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Looking ahead at the rest of the month, Something Curated highlights nine of the most exciting art exhibitions taking place in New York this March.


Techniques of the Observer at Greene Naftali Gallery || Michael Krebber, Lois Dodd & More (Until 9 March)

The changing nature of visual culture takes center stage at Techniques of the Observer, an exhibition with works by several diverse artists. Based on the idea that observation has become systemized and quantifiable, this exhibition surveys the persistence of observational painting through both radical and restorative artistic approaches. Among the works on view are Michael Krebber’s Untitled (2007) and Lois Dodd’s Back of Men’s Hotel (from My Window) (2016).


Foam Talent at Red Hook Labs || Florian Amoser, He Bo & More (22 March – 10 April)

This group exhibition organised by Foam Fotografiemuseum Amsterdam marks the third year of Foam’s return to Red Hook Labs. The twenty artists selected for Foam Talent represent a cross section of the techniques explored by today’s artists and give insight into the state of contemporary photography. Themes surrounding the cycle of time, like nightfall, nostalgia and homesickness can be seen in many of the selected projects.


Murmur at Pace Gallery || Kiki Smith (Until 30 March)

This new exhibition at Pace Gallery features etchings, cyanotypes, contact prints and sculptural works. Kiki Smith, who is known for her use of a broad variety of materials, has utilised this multidisciplinary approach throughout her career. The artist continues to investigate the resonances and dichotomies between the natural and spiritual world with Murmur.  


GYATEI^2 at Gagosian Gallery || Takashi Murakami (Until 13 April)

Takashi Murakami’s new works will be at the Gagosian until mid-April. Comprising paintings, sculptures, films and commercial products, his work draws from traditional Japanese paintings as well as sci-fi, anime and pop culture. GYATEI^2 incorporates variations of interconnected imagery through Murakami’s signature character creations.


Sherrie Levine: After Reinhardt at David Zwirner || Sherrie Levine (Until 20 April)

In her third solo exhibition at David Zwirner, Sherrie Levine engages many aspects of postmodern art by challenging notions of originality, authenticity and identity. Her newest exhibition serves as a continuing investigation of color separated from its representational function. The work is inspired by the exhibition Ad Reinhardt: Blue Paintings held at the gallery in 2017, and comprises abstract restatements of the 28 works that were on view.


The Art Happens Here: Net Art’s Archival Poetics at New Museum || Shu Lea Cheang, Alexei Shulgin & More (Until 26 May)

16 works from throughout net art history are on view at this unique exhibition. From websites to sculpture to merchandise, a wide range of works have been selected from Rhizome’s online exhibition called “Net Art Anthology.” Some of the works on view include Shu Lea Cheang’s Garlic=RichAir (2002), an online trading game featuring garlic as currency, and Alexei Shulgin’s 386DX (c. 1998), about the world’s first cyberpunk rock band which performs MIDI and text-to-speech renditions of musical hits.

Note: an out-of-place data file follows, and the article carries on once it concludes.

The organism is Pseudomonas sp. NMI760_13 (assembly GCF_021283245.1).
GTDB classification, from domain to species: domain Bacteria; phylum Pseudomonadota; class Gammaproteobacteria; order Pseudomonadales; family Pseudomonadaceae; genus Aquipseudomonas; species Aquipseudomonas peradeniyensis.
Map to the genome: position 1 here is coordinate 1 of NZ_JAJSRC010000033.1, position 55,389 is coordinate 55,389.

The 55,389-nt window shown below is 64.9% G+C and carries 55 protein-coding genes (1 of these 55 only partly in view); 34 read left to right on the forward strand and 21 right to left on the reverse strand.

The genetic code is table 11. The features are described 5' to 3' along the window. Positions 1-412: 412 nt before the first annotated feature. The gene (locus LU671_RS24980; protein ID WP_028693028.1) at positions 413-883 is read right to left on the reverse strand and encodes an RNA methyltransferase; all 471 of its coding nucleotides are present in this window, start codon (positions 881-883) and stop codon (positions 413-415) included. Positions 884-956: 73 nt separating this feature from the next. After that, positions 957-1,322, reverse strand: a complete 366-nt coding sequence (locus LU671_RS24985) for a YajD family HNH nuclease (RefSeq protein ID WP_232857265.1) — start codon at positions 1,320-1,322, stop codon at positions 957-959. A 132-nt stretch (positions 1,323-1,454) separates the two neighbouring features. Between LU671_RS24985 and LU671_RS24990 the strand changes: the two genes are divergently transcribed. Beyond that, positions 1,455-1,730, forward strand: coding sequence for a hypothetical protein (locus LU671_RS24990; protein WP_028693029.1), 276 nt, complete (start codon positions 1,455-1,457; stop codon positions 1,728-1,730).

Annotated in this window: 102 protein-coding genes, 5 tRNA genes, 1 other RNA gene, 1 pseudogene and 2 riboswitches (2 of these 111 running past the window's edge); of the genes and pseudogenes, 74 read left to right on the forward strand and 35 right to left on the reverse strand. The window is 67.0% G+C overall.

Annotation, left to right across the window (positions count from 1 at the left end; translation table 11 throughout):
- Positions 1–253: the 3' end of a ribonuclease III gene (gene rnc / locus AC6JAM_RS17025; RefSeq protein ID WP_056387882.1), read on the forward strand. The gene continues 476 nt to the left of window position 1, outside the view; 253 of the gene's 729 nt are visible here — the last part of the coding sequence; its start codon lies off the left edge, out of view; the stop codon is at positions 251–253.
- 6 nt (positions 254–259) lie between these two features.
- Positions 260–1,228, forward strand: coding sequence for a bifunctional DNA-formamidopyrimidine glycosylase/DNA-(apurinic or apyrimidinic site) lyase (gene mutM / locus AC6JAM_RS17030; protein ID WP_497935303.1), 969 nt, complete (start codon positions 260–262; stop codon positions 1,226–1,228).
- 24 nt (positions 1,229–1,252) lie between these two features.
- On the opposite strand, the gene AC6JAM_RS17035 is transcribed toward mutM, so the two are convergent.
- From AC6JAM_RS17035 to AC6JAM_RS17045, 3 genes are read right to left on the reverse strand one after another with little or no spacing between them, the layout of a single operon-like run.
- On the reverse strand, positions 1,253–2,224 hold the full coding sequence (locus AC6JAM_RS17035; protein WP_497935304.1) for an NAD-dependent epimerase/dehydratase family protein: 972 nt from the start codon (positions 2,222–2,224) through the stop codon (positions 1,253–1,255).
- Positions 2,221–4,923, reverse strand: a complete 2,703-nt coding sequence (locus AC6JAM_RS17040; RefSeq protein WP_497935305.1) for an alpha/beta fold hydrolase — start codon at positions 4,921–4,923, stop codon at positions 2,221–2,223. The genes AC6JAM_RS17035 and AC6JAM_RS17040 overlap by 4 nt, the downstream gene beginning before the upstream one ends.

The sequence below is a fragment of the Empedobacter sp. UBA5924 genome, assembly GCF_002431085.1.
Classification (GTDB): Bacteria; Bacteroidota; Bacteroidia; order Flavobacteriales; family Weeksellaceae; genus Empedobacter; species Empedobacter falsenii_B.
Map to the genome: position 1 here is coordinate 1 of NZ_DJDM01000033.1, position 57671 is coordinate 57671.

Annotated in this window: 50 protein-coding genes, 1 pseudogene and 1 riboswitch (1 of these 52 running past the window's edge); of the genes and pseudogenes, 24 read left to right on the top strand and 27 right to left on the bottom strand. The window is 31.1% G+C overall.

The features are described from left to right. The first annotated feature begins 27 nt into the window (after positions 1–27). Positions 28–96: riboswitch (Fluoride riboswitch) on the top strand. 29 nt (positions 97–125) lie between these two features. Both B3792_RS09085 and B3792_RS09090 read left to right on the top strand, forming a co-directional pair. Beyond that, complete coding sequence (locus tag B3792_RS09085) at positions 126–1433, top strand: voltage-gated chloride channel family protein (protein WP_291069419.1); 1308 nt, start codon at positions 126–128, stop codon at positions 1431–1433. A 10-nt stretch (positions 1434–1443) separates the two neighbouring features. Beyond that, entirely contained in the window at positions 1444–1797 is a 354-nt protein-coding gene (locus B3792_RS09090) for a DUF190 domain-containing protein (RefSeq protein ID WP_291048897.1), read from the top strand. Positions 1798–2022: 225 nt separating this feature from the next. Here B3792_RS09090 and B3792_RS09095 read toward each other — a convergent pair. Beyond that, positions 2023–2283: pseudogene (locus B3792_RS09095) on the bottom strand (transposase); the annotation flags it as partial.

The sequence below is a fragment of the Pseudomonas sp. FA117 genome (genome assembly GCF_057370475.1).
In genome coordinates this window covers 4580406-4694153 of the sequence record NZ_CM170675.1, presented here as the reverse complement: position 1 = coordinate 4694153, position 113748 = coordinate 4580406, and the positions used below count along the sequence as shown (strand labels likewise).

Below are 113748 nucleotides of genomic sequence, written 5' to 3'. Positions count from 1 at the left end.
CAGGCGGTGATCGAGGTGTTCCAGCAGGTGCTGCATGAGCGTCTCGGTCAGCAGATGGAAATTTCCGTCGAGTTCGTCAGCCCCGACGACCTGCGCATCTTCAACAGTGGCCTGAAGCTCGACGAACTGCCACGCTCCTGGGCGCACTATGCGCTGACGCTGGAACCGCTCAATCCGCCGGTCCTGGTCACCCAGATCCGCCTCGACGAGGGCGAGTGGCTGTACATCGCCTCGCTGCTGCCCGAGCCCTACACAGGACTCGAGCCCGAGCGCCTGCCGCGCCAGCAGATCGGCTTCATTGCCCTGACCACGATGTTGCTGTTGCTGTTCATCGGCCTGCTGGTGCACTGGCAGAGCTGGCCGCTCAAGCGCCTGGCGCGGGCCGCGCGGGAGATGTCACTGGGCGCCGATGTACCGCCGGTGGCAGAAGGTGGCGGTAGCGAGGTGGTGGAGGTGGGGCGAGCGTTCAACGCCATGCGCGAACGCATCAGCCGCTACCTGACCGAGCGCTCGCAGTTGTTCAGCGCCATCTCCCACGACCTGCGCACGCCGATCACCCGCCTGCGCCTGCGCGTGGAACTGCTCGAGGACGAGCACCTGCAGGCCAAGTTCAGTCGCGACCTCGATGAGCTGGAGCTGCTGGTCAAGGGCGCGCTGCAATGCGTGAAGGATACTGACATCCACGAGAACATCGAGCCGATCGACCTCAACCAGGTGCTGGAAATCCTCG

Harlem Postcards at Studio Museum Harlem || Judith Bernstein, Teresita Fernández & More (Until 19 May)

Studio Museum 127 at the Studio Museum Harlem is hosting Harlem Postcards, an ongoing project where contemporary artists reflect on Harlem “as a site of cultural activity, political vitality, visual stimuli, artistic contemplation and creative production.” The images in the gallery reflect the idiosyncratic visions of artists from a wide range of backgrounds and locations. Each photograph on display in the exhibition is available as a reproduced limited edition postcard, free for visitors.


The Eighties at David Nolan Gallery || Georg Baselitz, Francesco Clemente & More (Until 13 April)

The Eighties is a survey of drawings by an international group of artists who gained prominence in New York during this important decade. In the early 1980s in New York City, art creation became more expressive and immediate, influencing a younger generation and allowing the contemporary art scene to flourish. This exhibition, rather than aiming to give a comprehensive overview of the time period, instead brings together key figures known for their contributions in the medium of drawing.


Robert Colescott at Blum & Poe || Robert Colescott (Until 13 April)

The first New York exhibition for Colescott since his passing in 2009, Blum & Poe’s exhibition highlights fraught subject matter. Numerous black crows in the gallery depict what Colescott saw as both a stand-in for himself and a representation of Jim Crow as a dark facet of American history. Other issues explored in adjacent galleries of the exhibition include misogyny and female objectification, and the colonial myth of the “dark continent” of Africa.


Feature image: Kiki Smith, Murmur at Pace Gallery (via Pace Gallery)

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